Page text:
1. Yes. The government is involved in this scandal right up to its neck. I believe it greatly influenced decision-making by PO execs from the earliest days of Horizon. Incompetent oversight of Fujitsu software deals has meant a foreign company has day-to-day control of our armed forces logistics, and politicians chose to remain ignorant and uncaring about the obvious security implications. They didn’t take their eye off the ball because they never had an eye on it. Now they are in too deep with Fujitsu (which runs rings around them) and, far too late, wants them gone. They have extended Fujitsu contracts for years because they have no clue how to replace them. Fujitsu now has the whip hand, a position no credible government department should ever have allowed to happen.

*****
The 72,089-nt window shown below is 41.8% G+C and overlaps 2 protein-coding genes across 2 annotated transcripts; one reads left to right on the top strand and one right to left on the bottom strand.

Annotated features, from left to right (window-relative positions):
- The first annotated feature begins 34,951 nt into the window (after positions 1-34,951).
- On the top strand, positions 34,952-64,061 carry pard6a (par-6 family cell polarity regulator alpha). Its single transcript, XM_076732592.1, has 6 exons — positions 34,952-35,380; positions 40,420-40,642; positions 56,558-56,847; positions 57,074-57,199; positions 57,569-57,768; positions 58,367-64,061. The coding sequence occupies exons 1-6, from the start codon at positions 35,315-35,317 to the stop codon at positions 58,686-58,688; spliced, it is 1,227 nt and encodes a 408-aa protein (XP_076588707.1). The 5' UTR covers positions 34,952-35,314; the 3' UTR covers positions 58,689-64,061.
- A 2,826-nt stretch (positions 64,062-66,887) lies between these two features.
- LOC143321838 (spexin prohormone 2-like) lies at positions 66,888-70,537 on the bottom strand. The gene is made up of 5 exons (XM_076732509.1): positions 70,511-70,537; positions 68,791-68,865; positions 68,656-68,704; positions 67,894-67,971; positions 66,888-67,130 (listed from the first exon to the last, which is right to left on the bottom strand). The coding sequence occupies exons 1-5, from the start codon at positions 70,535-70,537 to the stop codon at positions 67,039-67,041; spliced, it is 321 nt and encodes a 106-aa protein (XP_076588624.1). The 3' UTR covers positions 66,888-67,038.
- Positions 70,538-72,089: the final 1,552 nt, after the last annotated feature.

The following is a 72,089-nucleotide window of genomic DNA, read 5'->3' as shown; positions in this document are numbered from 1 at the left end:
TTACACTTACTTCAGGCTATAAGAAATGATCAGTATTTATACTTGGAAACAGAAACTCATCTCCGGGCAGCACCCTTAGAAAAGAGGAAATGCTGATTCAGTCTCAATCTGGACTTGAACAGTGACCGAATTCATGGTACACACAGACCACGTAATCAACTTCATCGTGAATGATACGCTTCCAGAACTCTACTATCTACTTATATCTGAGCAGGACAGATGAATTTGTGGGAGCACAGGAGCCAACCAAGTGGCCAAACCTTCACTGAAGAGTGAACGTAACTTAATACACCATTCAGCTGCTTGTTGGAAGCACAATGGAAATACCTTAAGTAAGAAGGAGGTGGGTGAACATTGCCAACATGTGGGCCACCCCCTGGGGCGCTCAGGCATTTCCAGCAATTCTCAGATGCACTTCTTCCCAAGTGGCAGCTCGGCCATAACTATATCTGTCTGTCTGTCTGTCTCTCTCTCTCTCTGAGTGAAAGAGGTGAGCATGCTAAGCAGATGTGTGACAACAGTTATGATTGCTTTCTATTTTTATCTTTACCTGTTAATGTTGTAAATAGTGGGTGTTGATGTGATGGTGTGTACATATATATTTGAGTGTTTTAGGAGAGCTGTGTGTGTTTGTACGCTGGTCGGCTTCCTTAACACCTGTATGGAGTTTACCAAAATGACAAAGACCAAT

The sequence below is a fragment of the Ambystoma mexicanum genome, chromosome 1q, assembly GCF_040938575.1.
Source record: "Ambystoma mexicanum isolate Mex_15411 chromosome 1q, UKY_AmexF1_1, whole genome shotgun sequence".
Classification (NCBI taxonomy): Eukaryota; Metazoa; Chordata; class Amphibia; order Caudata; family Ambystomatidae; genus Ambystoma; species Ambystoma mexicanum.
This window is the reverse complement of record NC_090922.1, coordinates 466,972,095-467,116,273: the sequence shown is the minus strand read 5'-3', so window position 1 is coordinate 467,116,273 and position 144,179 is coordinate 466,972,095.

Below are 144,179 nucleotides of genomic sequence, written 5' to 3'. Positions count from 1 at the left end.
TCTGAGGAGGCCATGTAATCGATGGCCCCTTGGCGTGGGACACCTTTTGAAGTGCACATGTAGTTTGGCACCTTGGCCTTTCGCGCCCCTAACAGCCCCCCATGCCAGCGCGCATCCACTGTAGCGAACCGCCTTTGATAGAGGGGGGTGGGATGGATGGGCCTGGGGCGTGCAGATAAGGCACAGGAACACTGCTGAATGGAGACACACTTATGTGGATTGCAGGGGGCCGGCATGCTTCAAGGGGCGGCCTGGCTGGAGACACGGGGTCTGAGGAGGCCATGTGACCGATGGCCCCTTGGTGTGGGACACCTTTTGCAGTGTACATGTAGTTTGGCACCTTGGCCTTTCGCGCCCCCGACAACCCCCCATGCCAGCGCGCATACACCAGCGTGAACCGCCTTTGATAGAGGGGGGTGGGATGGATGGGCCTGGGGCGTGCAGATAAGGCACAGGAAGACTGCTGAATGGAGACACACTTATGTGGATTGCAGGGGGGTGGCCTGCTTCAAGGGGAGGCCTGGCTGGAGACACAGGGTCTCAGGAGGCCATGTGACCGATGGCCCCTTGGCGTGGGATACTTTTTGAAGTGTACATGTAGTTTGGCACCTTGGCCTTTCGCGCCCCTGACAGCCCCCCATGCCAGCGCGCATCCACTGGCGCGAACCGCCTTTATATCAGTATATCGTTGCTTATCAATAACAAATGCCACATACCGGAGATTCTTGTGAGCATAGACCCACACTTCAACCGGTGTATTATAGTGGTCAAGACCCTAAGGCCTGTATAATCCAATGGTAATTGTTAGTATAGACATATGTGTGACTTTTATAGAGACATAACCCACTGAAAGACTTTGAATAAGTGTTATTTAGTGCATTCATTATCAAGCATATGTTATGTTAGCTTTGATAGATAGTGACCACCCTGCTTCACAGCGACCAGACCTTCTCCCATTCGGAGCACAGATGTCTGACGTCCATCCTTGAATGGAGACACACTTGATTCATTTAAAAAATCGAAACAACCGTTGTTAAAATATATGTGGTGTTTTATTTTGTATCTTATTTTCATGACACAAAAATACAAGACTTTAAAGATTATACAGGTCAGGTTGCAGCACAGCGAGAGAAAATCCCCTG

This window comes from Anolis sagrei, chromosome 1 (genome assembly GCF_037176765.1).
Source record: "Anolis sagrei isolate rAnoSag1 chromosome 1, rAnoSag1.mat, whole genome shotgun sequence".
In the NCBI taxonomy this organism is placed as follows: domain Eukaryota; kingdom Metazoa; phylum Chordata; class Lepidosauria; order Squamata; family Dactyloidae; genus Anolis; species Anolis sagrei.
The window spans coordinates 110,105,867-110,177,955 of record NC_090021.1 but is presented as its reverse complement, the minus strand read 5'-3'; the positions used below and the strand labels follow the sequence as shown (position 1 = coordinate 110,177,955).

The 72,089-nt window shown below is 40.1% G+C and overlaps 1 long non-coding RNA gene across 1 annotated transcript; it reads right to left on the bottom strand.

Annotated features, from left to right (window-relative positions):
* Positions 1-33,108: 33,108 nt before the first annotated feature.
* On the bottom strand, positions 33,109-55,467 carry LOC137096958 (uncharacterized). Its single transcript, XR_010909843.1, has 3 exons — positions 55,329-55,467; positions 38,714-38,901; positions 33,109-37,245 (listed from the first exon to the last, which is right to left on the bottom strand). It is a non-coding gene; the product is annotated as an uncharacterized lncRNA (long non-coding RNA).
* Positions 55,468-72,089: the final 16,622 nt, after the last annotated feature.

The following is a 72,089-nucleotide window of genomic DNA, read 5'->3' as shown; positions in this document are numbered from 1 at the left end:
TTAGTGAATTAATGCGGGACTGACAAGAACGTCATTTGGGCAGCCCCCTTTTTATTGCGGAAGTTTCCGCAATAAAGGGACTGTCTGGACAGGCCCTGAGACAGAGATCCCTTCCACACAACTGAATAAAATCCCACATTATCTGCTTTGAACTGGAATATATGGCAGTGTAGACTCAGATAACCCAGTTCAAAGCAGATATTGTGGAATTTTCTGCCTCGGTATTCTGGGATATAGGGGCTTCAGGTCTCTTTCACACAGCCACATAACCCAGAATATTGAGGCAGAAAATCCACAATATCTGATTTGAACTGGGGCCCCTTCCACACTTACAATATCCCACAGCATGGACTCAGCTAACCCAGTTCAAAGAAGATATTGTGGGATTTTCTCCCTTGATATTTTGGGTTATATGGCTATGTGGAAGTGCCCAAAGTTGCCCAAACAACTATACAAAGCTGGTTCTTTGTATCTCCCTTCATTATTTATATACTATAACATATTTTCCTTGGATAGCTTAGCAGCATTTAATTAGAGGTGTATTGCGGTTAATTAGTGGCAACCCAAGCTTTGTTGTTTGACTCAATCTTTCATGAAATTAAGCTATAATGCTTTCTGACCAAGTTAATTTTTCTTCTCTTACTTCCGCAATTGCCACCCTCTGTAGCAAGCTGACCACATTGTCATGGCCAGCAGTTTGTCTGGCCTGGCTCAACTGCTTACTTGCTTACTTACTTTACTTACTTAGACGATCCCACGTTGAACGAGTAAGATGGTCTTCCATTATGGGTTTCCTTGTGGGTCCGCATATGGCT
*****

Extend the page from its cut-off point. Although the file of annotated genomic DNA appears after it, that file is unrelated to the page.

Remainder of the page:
The government always had to keep Fujitsu happy, choosing to downplay or ignore worrying issues with its poor software. And on that altar, the livelihoods, reputations and futures of 900 postmasters were sacrificed.

  3. forensic accountant avatar
    forensic accountant

    Dear Nick,
    A rare lapse by you.
    To describe Alan Bates’ highly justified grievances and outrage as “gripes” is an abuse of language.
    In my books, he has shown remarkable restraint!
    In my books, between fifty and a hundred people need to be arrested, charged, prosecuted, tried, convicted and jailed for significant periods – aggregate custodial sentences to be in the order of a thousand years in prison.
    Please amend your unfortunate choice of wording.

    1. I’m only an Antipodean, but I think Nick was being ironic.

  4. Mr Bates should be standing for parliament. He would be the only MP who cares about the electorate and would fight for them. But as long as the moronic public get excited about tit bits of tax breaks and promises of pension reform without realising how they are being ripped off this country will continue to chew up and spit out the little people who know the value of integrity and decency.